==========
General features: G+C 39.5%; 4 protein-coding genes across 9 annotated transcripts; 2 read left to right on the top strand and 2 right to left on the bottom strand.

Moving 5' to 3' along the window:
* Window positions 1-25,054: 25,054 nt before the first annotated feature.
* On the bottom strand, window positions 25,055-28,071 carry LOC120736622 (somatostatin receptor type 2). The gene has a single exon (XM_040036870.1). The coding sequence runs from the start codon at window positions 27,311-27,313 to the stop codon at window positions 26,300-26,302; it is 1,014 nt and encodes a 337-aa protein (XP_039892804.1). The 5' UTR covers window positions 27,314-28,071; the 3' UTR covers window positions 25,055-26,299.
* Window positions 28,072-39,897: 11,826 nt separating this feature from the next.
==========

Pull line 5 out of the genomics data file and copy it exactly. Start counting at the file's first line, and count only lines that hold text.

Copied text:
* Window positions 28,072-39,897: 11,826 nt separating this feature from the next.